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The Old Man and The Kayak

February 26, 2010

by Steve Meador

There are no cherry or oak bouquets,
no earthy or blackberry aftertastes.
Cost analysis and income streams
drift to the bank in a glycerin wake.
Cell phone tones travel at the speed
of light to Saturn where they bounce
off rings and get redirected to Pluto.
Terror and misery have crossed borders,
lie at the doorstep, reside in the remote,
but remain in dry dock at home. As do
Hemingway’s words of rougher seas.

Here, a damselfly in distress is plucked
from water the color of a healing bruise
and placed on a tawny iris, to dry its wings.
Two water striders skate in a winner-take-all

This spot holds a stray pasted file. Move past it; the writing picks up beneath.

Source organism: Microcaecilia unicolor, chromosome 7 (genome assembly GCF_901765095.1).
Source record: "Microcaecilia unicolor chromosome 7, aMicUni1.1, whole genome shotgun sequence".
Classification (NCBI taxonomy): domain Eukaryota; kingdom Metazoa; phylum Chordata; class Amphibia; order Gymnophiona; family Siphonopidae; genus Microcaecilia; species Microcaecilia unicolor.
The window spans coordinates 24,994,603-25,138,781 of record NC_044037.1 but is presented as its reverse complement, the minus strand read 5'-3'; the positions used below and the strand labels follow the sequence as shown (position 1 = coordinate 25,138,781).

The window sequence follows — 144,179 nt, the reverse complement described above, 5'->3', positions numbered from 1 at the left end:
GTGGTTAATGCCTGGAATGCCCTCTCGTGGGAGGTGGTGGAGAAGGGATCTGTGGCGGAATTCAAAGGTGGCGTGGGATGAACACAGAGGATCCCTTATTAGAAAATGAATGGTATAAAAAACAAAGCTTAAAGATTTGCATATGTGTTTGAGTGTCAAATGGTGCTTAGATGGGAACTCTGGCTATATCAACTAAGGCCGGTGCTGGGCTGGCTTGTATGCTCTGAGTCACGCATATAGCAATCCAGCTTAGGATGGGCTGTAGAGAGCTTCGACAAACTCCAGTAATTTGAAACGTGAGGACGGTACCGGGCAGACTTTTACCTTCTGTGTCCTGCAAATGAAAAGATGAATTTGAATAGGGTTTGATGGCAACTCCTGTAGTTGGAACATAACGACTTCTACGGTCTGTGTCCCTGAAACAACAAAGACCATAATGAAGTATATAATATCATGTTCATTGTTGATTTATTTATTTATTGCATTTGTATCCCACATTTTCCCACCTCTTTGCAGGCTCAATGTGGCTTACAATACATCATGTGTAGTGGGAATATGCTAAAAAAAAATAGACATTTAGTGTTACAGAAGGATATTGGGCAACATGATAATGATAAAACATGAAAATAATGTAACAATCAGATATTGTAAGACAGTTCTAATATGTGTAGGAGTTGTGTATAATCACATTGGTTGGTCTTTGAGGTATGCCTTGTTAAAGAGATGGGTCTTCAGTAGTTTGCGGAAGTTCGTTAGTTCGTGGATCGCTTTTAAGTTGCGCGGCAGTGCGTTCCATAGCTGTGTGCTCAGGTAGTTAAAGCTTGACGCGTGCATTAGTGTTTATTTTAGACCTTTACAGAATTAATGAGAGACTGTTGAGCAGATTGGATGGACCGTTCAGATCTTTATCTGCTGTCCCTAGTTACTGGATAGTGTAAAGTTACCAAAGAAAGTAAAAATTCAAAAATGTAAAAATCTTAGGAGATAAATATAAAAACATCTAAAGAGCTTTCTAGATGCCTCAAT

race. The loser gets the belly of the bass
lurking near the roots of a rotting stump.
A moccasin slides through pickerelweed,
chasing the plunk and whisk of my paddle,
but will cower and retreat at the first taste
of brine that slithers in from the Gulf.
Ahead, ripples and sunset form a horizon.

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Steve Meador’s book Throwing Percy from the Cherry Tree, released by D-N Publishing in 2008, was an entrant for a National Book Award and a Pulitzer Prize for poetry. He has been widely published, resulting in several Pushcart nominations. Pudding House released two of his chapbooks in 2007.

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  1. February 27, 2010 at 3:48 pm

    Beautiful poem. After the golf courses trundled over by old men dressed as children, after the factory outlet malls and the roar of spring training comes Florida, the one in your poem. The one that matters so much more.

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